Empire (UK) - - PREVIEW - He­len O’hara

★★★★ OUT 21 septem­ber CERT 18 / 96 mins

DI­REC­TOR Gas­par Noé

Cast Sofia Boutella, Ro­main Guiller­mic, Kiddy Smile, Claude Ga­jan Maull

PLOT Af­ter a suc­cess­ful re­hearsal, a re­cently es­tab­lished dance troupe cel­e­brate their up­com­ing tour of France and the US. But some­one has spiked the punch with a pow­er­ful hal­lu­cino­gen, and the night turns into a vi­o­lently bad trip. “God is with us!” crows sofia Boutella’s selva, arm in the air like Lib­erty Lead­ing the Peo­ple, early in the new Gas­par Noé film. if she’s right — and sub­se­quent events sug­gest oth­er­wise — the rel­e­vant de­ity is a venge­ful, mis­chievous type who tor­ments a dance troupe for its own amuse­ment. From the fuzzy, Vhsstyle open­ing and the over­heard shot of a blood­ied woman strug­gling through deep snow (the only out­door shot in the film), it’s clear Noé’s lat­est is an­other gore­soaked trip through our dark­est im­pulses.

the film lit­er­ally lines up its in­flu­ences on the book­shelves that sur­round a fuzzy tele­vi­sion set just af­ter the film be­gins. there are Vhs copies of Sus­piria, Un Chien An­dalou, Salò and Harakiri, and books by Ni­et­zsche and on Taxi Driver, Mur­nau and Fritz Lang. Brace your­selves, in other words. on the tv we see clips of hope­ful young dancers in­tro­duc­ing them­selves to the un­seen heads of a dance com­pany plan­ning a new tour. they de­scribe their love of the art (to­tal), their at­ti­tudes to drugs (flex­i­ble), and one par­tic­u­larly beau­ti­ful young man is propo­si­tioned by the un­seen boss (“what would you be will­ing to do...?”).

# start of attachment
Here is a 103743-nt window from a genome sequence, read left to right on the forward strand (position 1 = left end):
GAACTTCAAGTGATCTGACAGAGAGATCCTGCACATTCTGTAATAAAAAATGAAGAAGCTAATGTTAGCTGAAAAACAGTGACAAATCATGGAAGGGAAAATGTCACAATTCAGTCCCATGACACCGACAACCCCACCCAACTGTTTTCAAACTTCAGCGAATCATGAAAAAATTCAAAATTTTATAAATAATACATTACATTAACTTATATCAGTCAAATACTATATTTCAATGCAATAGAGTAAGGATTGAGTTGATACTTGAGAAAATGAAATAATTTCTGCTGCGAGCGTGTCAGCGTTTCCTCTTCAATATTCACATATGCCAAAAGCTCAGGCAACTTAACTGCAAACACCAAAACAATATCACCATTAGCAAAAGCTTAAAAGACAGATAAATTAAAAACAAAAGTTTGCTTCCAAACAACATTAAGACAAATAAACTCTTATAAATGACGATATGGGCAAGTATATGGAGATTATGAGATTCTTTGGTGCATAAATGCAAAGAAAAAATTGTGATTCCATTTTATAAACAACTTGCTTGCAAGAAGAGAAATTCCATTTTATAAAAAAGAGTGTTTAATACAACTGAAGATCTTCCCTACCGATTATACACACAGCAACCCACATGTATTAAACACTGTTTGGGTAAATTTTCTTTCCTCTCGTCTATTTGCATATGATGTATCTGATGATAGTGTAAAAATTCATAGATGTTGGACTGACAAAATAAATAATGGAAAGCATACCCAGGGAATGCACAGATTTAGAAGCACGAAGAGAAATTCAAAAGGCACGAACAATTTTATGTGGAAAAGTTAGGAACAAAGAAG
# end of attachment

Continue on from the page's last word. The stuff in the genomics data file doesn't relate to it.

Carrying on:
Cut to the dance stu­dio, where the troupe runs through their planned per­for­mance. the dance style is ath­letic and street-based, im­pres­sive but hint­ing at darker themes. Many of the dancers are ap­par­ently dou­ble-jointed, spe­cial­is­ing in body-dis­tort­ing feats, and there are moves that smack of sex­ual ag­gres­sion. the twisted, en­tan­gled forms re­call, not for the last time in this film, hi­erony­mus Bosch’s hellscapes. so when some­one spikes the punch and mi­nor grudges turn into ma­jor clashes, it comes as no sur­prise.

what fol­lows is dark, twisted mad­ness. in long, dizzy­ing takes, some­times tip­ping the cam­era en­tirely up­side down or fol­low­ing a char­ac­ter into writhing, scream­ing mad­ness, Noé rev­els in the fall­out. what hap­pens when all the in­hi­bi­tions are shed? All these lithe, young bod­ies crash to­gether in vi­o­lence and (re­mark­ably un­sexy) sex, and the close har­mony in which they danced falls apart.

it’s barely a plot, and for all its ob­vi­ous im­agery (a glit­tery French flag be­hind the dj, all those book­cases filled with al­lu­sion), Noé doesn’t make any­thing so ob­vi­ous as a clear po­lit­i­cal point. there may be a de­lib­er­ate con­trast be­tween the breath­tak­ingly sex­ist and sex­u­ally ag­gres­sive ban­ter be­tween the men at the party and the fact that it’s the women who cause most of the havoc here. Per­haps it’s a specif­i­cally French com­men­tary, given the re­peated im­pre­ca­tions to show­case the best of French dance and the claim that they are “French, and proud to be so”. But as the dancers tear them­selves apart, scream­ing into the void and throw­ing them­selves bod­ily into mad­ness, maybe it’s sim­ply say­ing that the ties that bind civil­i­sa­tion to­gether are more frag­ile than we think, and that chaos al­ways hov­ers just be­low the sur­face.

VER­DICT This is of­ten up­set­ting (though never to the lev­els of Ir­réversible) but as en­er­getic and hand­some as its cast. at times you’ll be watch­ing in hor­ror, but you’ll never look away.

The KFC 10-Piece Bar­gain Bucket might have been a mis­take.

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